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Short-term stability of subtypes in the irritable bowel syndrome: prospective evaluation using the Rome III classification.
Aliment Pharmacol Ther. 2012 Feb; 35(3):350-9.AP

Abstract

BACKGROUND

In irritable bowel syndrome (IBS) subtyping is used in research and clinical practice. Knowledge of subtype stability is needed for proper design of trials and treatment strategies.

AIMS

To evaluate the stability of Rome III IBS subtypes over time and to determine the optimal time period for prospective, diary-based subtyping.

METHODS

Rome III IBS patients aged 18-70 years enrolled in two identical, randomised, placebo-controlled trials of probiotics, were included. No difference was found on stool pattern, thus patients were analysed as one group. Patients scored defaecations according to Bristol Stool Form Scale for 10 weeks. IBS subtypes were determined for all 1- and 2-week periods. Subtype distribution and stool pattern over time were determined. The proportions of patients having the same subtype all weeks (stable patients) or having a predominant subtype (same subtype ≥60% of time) were determined.

RESULTS

A total of 126 patients, mean age 46 ± 15 years, 72% women were included. Subtype distribution was similar over time with IBS with constipation, IBS with diarrhoea and IBS unsubtyped constituting one-third of the population each. Even though only 18-35% had the same subtype all weeks, the majority of patients had the same subtype for ≥60% of time (82-98%). Sixty-nine per cent had the same predominant and baseline subtypes. Two-week data increased the proportion of stable patients, of patients with a predominant subtype, and of patients who had similar baseline and predominant subtype.

CONCLUSIONS

Most IBS patients change subtype over time. However, an underlying stool pattern stability was demonstrated in the majority of patients. To increase stability, we recommend 2-week data for IBS subtyping.

Authors+Show Affiliations

Department of Medicine, Køge Hospital, University of Copenhagen, Denmark. alen@regionsjaelland.dkNo affiliation info availableNo affiliation info available

Pub Type(s)

Journal Article
Research Support, Non-U.S. Gov't

Language

eng

PubMed ID

22176384

Citation

Engsbro, A L., et al. "Short-term Stability of Subtypes in the Irritable Bowel Syndrome: Prospective Evaluation Using the Rome III Classification." Alimentary Pharmacology & Therapeutics, vol. 35, no. 3, 2012, pp. 350-9.
Engsbro AL, Simren M, Bytzer P. Short-term stability of subtypes in the irritable bowel syndrome: prospective evaluation using the Rome III classification. Aliment Pharmacol Ther. 2012;35(3):350-9.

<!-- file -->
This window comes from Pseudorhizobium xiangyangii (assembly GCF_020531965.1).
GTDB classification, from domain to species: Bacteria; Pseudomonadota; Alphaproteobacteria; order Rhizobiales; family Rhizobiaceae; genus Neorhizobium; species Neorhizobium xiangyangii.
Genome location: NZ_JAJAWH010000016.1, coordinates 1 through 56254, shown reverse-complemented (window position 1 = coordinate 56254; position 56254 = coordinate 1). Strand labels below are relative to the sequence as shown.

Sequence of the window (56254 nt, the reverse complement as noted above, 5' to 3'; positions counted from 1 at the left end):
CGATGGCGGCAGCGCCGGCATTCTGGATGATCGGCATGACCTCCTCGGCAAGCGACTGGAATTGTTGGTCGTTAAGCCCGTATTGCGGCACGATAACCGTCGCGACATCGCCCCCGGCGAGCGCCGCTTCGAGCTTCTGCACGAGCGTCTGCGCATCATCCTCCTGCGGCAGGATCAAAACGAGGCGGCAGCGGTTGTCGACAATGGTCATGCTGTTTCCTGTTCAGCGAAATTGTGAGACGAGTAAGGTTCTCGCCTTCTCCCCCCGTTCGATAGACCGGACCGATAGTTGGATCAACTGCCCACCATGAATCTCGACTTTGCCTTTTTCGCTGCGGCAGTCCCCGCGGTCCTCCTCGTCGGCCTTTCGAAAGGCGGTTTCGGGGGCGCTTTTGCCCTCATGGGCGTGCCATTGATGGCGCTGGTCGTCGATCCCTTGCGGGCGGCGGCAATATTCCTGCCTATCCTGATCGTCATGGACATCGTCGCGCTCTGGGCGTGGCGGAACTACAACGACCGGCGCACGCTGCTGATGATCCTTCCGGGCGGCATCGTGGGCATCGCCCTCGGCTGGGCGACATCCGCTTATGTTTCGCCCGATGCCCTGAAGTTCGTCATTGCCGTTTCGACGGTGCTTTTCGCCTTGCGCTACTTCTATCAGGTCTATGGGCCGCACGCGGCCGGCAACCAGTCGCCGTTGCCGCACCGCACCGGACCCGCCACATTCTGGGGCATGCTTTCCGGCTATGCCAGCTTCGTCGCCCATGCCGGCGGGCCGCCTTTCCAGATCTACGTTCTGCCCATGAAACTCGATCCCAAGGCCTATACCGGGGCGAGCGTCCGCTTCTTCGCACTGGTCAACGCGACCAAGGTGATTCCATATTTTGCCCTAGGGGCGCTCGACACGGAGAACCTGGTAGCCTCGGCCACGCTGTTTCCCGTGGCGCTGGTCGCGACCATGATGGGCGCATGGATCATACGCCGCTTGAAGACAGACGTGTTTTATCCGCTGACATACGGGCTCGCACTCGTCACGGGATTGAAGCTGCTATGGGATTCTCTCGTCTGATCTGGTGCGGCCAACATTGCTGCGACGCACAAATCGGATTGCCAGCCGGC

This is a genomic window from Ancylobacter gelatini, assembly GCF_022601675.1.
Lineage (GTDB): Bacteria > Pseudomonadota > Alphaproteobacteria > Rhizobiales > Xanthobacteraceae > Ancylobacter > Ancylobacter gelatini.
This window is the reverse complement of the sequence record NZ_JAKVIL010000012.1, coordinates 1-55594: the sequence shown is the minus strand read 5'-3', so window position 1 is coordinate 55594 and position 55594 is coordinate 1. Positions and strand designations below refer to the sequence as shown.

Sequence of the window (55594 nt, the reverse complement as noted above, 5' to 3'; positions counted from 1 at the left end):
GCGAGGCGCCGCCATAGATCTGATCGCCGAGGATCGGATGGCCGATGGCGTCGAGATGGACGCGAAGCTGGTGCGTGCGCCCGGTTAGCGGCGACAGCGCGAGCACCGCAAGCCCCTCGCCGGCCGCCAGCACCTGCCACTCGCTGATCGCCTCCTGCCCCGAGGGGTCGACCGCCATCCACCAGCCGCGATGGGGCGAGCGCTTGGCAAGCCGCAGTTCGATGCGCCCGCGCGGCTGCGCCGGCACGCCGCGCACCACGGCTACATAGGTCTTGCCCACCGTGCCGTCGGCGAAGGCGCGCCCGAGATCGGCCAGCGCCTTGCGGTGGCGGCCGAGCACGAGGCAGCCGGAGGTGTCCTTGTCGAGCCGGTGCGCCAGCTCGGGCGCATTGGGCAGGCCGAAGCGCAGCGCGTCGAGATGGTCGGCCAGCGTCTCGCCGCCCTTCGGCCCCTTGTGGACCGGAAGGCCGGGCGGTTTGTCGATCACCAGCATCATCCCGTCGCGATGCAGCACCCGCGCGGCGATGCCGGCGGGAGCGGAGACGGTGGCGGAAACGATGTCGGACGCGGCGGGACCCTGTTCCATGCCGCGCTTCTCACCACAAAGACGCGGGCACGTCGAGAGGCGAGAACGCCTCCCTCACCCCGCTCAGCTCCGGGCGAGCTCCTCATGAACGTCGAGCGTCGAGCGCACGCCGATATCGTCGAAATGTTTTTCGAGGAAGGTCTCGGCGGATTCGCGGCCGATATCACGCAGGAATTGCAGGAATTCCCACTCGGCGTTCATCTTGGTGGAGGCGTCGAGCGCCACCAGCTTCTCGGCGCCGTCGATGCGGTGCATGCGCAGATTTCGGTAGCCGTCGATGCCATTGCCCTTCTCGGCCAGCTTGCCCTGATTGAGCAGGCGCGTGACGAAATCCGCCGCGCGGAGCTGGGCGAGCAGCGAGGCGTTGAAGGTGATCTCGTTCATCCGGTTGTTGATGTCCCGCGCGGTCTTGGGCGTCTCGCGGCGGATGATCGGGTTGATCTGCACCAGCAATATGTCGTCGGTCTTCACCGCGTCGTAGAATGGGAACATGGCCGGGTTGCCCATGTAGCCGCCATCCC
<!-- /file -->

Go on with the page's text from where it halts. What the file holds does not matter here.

Engsbro, A. L., Simren, M., & Bytzer, P. (2012). Short-term stability of subtypes in the irritable bowel syndrome: prospective evaluation using the Rome III classification. Alimentary Pharmacology & Therapeutics, 35(3), 350-9. https://doi.org/10.1111/j.1365-2036.2011.04948.x
Engsbro AL, Simren M, Bytzer P. Short-term Stability of Subtypes in the Irritable Bowel Syndrome: Prospective Evaluation Using the Rome III Classification. Aliment Pharmacol Ther. 2012;35(3):350-9. PubMed PMID: 22176384.
* Article titles in AMA citation format should be in sentence-case
TY - JOUR T1 - Short-term stability of subtypes in the irritable bowel syndrome: prospective evaluation using the Rome III classification. AU - Engsbro,A L, AU - Simren,M, AU - Bytzer,P, Y1 - 2011/12/18/ PY - 2011/12/20/entrez PY - 2011/12/20/pubmed PY - 2012/4/14/medline SP - 350 EP - 9 JF - Alimentary pharmacology & therapeutics JO - Aliment Pharmacol Ther VL - 35 IS - 3 N2 - BACKGROUND: In irritable bowel syndrome (IBS) subtyping is used in research and clinical practice. Knowledge of subtype stability is needed for proper design of trials and treatment strategies. AIMS: To evaluate the stability of Rome III IBS subtypes over time and to determine the optimal time period for prospective, diary-based subtyping. METHODS: Rome III IBS patients aged 18-70 years enrolled in two identical, randomised, placebo-controlled trials of probiotics, were included. No difference was found on stool pattern, thus patients were analysed as one group. Patients scored defaecations according to Bristol Stool Form Scale for 10 weeks. IBS subtypes were determined for all 1- and 2-week periods. Subtype distribution and stool pattern over time were determined. The proportions of patients having the same subtype all weeks (stable patients) or having a predominant subtype (same subtype ≥60% of time) were determined. RESULTS: A total of 126 patients, mean age 46 ± 15 years, 72% women were included. Subtype distribution was similar over time with IBS with constipation, IBS with diarrhoea and IBS unsubtyped constituting one-third of the population each. Even though only 18-35% had the same subtype all weeks, the majority of patients had the same subtype for ≥60% of time (82-98%). Sixty-nine per cent had the same predominant and baseline subtypes. Two-week data increased the proportion of stable patients, of patients with a predominant subtype, and of patients who had similar baseline and predominant subtype. CONCLUSIONS: Most IBS patients change subtype over time. However, an underlying stool pattern stability was demonstrated in the majority of patients. To increase stability, we recommend 2-week data for IBS subtyping. SN - 1365-2036 UR - https://www.unboundmedicine.com/medline/citation/22176384/Short_term_stability_of_subtypes_in_the_irritable_bowel_syndrome:_prospective_evaluation_using_the_Rome_III_classification_ L2 - https://doi.org/10.1111/j.1365-2036.2011.04948.x DB - PRIME DP - Unbound Medicine ER -